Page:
PMO: Israel still needs Diaspora financial support

Issues "clarification" of official's statement that the country does not need help of donors.

olmert smiles 224.88 (photo credit: AP)
olmert smiles 224.88
(photo credit: AP)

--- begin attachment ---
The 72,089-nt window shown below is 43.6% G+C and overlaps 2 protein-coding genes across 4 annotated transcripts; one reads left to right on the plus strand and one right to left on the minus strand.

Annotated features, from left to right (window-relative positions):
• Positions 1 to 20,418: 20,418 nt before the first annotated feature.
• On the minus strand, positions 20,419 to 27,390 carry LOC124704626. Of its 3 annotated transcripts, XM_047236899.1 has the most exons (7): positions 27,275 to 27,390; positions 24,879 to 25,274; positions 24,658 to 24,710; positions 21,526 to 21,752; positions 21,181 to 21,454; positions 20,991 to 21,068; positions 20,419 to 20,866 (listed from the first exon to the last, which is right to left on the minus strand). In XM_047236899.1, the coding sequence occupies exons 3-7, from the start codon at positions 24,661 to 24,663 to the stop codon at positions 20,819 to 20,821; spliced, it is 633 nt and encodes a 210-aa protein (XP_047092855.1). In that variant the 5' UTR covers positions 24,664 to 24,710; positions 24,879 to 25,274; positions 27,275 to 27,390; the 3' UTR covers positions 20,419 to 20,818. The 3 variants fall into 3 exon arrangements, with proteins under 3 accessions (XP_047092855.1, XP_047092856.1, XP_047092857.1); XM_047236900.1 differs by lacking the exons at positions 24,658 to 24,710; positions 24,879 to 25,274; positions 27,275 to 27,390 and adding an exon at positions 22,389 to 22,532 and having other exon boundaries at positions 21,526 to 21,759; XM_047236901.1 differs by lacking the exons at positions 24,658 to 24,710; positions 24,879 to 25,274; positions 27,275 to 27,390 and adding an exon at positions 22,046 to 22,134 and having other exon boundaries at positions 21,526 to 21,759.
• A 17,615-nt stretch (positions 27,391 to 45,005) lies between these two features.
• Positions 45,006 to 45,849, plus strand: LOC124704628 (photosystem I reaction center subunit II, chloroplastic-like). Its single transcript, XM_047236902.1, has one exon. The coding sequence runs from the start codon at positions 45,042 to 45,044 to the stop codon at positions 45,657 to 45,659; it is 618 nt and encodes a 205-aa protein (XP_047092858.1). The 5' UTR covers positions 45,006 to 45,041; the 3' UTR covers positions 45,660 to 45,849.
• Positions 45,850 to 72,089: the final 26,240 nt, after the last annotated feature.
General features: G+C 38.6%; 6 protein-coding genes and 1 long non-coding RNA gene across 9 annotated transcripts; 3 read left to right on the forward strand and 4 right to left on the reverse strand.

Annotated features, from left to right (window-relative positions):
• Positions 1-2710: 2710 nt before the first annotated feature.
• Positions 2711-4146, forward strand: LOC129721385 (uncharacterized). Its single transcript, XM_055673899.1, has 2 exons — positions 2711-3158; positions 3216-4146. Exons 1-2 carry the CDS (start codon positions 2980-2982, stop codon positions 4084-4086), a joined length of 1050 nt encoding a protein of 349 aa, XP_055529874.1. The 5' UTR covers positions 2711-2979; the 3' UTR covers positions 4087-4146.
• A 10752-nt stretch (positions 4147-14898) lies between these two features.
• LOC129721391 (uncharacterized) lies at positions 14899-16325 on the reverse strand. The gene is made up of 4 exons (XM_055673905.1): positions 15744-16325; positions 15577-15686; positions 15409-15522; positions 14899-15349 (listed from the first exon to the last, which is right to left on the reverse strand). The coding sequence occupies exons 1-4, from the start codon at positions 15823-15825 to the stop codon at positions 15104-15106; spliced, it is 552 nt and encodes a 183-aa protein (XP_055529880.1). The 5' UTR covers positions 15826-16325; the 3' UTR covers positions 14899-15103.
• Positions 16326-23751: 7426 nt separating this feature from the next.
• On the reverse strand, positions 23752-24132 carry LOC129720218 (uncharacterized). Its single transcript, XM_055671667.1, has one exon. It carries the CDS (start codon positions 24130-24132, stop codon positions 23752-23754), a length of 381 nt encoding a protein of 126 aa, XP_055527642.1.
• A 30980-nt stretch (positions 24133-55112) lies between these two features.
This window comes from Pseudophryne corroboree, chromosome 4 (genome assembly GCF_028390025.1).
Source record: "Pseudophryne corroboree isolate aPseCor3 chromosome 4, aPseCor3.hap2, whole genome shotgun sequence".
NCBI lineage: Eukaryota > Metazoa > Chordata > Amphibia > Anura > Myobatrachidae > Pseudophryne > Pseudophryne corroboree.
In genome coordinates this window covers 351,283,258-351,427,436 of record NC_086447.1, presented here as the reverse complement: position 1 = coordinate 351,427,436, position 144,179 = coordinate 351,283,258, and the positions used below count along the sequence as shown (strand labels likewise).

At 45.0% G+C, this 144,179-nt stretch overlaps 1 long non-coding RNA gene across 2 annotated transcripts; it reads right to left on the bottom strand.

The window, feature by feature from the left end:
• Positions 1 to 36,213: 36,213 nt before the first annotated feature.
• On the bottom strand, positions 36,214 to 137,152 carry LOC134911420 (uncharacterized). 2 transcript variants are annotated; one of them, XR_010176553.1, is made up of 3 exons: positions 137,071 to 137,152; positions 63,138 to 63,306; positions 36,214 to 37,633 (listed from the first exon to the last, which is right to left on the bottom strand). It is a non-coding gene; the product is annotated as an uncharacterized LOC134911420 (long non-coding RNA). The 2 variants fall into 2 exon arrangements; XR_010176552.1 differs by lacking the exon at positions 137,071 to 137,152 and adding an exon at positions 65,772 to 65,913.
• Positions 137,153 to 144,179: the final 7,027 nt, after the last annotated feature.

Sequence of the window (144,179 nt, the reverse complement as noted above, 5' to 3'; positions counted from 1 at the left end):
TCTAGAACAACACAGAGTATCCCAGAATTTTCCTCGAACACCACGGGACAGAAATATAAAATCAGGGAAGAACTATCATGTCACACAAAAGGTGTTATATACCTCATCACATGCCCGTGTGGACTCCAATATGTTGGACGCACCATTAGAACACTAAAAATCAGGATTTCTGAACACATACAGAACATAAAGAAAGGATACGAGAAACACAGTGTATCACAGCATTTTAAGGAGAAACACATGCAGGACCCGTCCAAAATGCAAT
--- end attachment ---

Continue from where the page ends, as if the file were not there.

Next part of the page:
Following a story in Friday's Jerusalem Post regarding a new Israeli government initiative to redefine Israel's relationship with the Diaspora, the Prime Minister's Office issued a "clarification" of a PMO official's statement which seemed to make light of donations coming from Diaspora Jewry. The official was quoted as saying "Israel doesn't really need [Diaspora donors'] money" but can "defend itself on its own, can fortify itself without help, can build community centers on its own." The statement this week from the PMO said "the prime minister wishes to stress the utmost importance he attaches to the generous contributions that the communities in the Diaspora raise on behalf of Israel since its establishment that assist to build and strengthen the country and its society." The Friday article concerned the establishment last week of an unprecedented new task force in the Israeli government that would review and recommend ways of changing Israel-Diaspora relations. The statement released early this week was the first official notice regarding the establishment of the task force, which had been kept secret until the Post report. "In light of worrying trends occurring in Jewish communities in recent years, and the complex challenges which the communities and the state of Israel are facing together, the prime minister decided to take action to further strengthen the partnership between Israel and the Jews in the Diaspora," read the statement, "and in so doing increase the involvement of the government of Israel in this existential issue. Last week the cabinet secretary began to promote this initiative on behalf of the prime minister." The statement noted: "The prime minister and his staff view the unique partnership with the Jews in the Diaspora as one of the most essential components in the existence of the state of Israel and the Jewish people." Apparently responding to concerns that the Wednesday meeting at the PMO establishing the task force was attended only by Israelis - a PMO official had said that "we're still figuring out what Israel wants" - the statement added: "The next steps will involve representatives from Jewish communities worldwide, the Jewish Agency and others."